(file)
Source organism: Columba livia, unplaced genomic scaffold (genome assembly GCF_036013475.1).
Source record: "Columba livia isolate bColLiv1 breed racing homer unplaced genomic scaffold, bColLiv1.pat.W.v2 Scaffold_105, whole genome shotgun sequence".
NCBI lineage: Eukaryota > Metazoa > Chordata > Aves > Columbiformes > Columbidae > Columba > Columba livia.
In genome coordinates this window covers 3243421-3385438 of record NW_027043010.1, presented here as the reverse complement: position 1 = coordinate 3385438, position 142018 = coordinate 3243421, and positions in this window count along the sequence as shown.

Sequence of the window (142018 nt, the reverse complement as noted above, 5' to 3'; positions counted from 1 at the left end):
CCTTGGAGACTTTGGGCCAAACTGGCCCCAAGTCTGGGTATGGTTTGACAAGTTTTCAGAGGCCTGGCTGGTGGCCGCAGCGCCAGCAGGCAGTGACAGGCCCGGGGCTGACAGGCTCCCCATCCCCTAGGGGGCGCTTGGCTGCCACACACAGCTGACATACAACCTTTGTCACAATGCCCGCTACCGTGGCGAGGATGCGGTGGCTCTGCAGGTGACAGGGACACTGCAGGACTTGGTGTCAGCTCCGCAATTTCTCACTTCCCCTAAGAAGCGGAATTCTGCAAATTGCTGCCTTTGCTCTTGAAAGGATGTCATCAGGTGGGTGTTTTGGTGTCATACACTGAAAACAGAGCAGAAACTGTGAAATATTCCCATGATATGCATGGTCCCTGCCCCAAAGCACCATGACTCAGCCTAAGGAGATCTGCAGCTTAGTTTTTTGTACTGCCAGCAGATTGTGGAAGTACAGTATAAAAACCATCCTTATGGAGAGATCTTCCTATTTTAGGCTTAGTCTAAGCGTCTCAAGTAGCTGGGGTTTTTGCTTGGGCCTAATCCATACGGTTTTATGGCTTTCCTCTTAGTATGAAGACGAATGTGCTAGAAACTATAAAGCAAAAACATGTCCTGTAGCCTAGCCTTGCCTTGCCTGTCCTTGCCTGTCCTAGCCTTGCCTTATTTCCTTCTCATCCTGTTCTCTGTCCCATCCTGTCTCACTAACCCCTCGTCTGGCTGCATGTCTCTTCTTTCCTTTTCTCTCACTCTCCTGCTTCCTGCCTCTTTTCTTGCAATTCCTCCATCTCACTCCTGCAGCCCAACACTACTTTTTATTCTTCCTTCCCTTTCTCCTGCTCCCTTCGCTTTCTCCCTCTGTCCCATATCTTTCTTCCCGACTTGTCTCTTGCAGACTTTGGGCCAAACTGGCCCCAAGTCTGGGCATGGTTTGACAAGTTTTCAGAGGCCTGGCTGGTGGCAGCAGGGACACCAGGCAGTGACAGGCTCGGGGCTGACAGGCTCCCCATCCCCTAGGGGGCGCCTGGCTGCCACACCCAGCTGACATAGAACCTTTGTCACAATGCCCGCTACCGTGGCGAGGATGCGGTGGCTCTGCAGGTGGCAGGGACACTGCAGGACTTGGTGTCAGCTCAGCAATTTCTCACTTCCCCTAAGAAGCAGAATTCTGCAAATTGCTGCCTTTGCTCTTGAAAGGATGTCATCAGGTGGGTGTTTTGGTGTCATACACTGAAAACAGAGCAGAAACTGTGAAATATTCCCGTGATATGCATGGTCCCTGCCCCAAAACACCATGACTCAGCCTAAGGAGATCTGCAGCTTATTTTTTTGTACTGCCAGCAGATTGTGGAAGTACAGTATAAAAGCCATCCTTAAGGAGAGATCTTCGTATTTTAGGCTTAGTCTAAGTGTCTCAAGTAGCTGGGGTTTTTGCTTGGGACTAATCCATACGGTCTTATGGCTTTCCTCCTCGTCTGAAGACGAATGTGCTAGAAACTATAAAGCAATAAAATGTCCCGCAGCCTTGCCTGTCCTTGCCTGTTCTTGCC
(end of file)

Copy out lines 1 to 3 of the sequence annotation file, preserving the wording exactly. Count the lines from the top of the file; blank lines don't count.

Source organism: Columba livia, unplaced genomic scaffold (genome assembly GCF_036013475.1).
Source record: "Columba livia isolate bColLiv1 breed racing homer unplaced genomic scaffold, bColLiv1.pat.W.v2 Scaffold_105, whole genome shotgun sequence".
NCBI lineage: Eukaryota > Metazoa > Chordata > Aves > Columbiformes > Columbidae > Columba > Columba livia.